Apologies to any of my subscribers who received this recent post twice... it mysteriously vanished from my blog and I had to republish it!
My post this week is an article written by fellow silk painter Tunizia Abdur-Raheem. Tunizia is the editor for the Silkworm, the magazine of Silk Painters International (SPIN), an organization dedicated to silk painting. This was one of the articles in a recent issue. I thought it had a great message for all us artists and I asked Tunizia's permission to re-publish it here.
The Artist’s Journey by Tunizia Abdur-Raheem The other day, I walked into a young attorney's office. He had expressed an interest in buying some of my work. He had recently changed his office and on his walls was lots of new art.
I always notice the artwork or absence of artwork on the walls in the halls of commerce. Mostly, I see an absence of art. All that good wall going to waste. This particular gentleman, however, likes art and his wife, whom he encourages, is a burgeoning photographer.
One piece really grabbed me. It was a framed piece that looked like a stylized black spider web. Soft pastels floated in the background."Thom;" I said, "I really like this one." He says,"Oh, I did that when I was seven." He took it off the wall and unhinged the back of the frame. "See, there's my name. I signed it Tommy. That's how I signed my name when I was seven."
Looking at this picture, I couldn't help thinking, "Wow. How fascinating." On his walls were pictures from professional and amateur artists, all adults. Yet the best artwork, in my opinion, was something he did when he was 7.
It got me thinking. How is it that children are able to do such wonderful work without even thinking about it? My Goddaughter's picture came to mind. She had been watching me drawing a vase of flowers on silk. She so wanted to help, but watched instead. The next day, she took crayons to paper and drew a vase with flowers. It was so perfect.
Why are children able to create art without a whole lot of effort and trying? It clicked. Maybe that's it. There's not a whole lot of effort and trying. They're just doing. Drawing what they see. Drawing from the heart, without judgment. Could it be with adults that we're just so mental that we get in our own way? It makes me wonder. Maybe we adults should stop trying so hard?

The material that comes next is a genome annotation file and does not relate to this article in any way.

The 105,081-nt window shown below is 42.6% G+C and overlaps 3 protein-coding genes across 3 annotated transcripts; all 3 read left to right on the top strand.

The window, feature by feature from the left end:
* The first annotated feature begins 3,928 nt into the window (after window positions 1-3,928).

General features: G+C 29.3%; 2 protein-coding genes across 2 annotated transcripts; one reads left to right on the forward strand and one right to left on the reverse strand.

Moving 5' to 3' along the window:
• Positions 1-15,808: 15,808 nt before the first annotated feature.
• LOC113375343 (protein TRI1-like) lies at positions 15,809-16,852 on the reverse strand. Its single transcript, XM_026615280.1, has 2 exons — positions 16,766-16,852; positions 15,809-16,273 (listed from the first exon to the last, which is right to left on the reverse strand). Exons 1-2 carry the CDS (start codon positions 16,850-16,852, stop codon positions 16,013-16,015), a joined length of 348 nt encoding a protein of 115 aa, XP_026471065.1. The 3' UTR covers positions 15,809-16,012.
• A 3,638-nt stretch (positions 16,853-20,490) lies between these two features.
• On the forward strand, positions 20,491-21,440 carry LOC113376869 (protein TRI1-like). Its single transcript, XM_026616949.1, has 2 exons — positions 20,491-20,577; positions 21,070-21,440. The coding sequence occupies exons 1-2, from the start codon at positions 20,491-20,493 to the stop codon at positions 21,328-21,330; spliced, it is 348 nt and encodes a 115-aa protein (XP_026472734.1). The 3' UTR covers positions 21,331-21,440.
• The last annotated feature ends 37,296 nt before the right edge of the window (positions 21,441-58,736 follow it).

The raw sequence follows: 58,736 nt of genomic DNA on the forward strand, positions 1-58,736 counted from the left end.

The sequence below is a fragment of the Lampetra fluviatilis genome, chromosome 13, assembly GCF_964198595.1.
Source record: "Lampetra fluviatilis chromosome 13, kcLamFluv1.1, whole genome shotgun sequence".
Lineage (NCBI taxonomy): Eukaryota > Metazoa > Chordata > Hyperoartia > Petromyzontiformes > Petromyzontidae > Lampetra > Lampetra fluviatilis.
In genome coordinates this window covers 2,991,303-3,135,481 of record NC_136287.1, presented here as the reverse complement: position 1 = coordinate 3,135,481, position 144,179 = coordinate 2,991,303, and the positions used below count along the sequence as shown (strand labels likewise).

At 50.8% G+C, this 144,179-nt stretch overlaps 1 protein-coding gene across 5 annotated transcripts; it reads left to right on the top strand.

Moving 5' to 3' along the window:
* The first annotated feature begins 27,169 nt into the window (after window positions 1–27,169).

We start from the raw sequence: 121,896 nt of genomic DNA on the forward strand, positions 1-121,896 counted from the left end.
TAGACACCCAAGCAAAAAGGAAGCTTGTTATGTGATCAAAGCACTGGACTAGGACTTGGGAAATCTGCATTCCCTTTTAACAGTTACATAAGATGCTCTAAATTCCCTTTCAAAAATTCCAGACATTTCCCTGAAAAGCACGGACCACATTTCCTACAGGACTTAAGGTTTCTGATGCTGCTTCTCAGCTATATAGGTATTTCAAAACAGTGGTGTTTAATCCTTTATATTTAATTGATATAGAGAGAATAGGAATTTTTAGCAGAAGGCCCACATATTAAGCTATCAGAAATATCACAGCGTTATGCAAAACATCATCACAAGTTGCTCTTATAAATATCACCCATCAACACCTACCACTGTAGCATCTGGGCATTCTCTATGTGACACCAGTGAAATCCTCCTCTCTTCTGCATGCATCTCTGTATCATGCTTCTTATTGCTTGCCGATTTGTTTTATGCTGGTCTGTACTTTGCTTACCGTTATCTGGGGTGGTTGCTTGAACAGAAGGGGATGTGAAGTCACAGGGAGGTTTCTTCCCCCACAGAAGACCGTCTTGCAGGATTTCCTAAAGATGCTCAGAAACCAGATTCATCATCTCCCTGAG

Something the author in the book review, Jeanne Carbonetti,
speaks about this. She writes about the stages of an artist. According to the author, we go from loving what we see and painting from that joy to wanting to be experts with our materials and eventually we return to creating for the love of it.
Many years ago, I studied watercolor. The teacher often pointed out that as we painted, she could see our own self-judgment on our faces. One of the students was an excellent photorealistic painter. Another student, who was once a graphic designer and capable of excellent photorealism, had suffered a terrible accident that had left him permanently impaired. He was frustrated because he couldn't do the work he was used to doing. His hand was shaky and much of his work seemed imperfect to him. It looked somewhat abstract. A third studentwasdoing abstract and unusual things. Somewhat surreal, his paintings were strange and beautiful. The abstract artist envied the photorealist and the photorealist envied the surrealist artist. The surrealist thought his paintings came out the way they did because he couldn't draw. The teacher encouraged us to silence or ignore the voice that criticizes.
I think that our first response to art is visceral. It hits you in the gut. It causes your stomach to tingle or your lip to curl before you really think about it. You either like it or you don't. At least, that's been my experience on the road that I call the artist's journey.-----I agree wholeheartedly with Tunizia about needing the mind of a child when painting. I create wonderful designs when I'm I'm absentmindedly doodling or playing around with my dyes. Try to consciously translate those designs into a painting and I'm stumped! Need to figure out how to consciously paint unconsciously...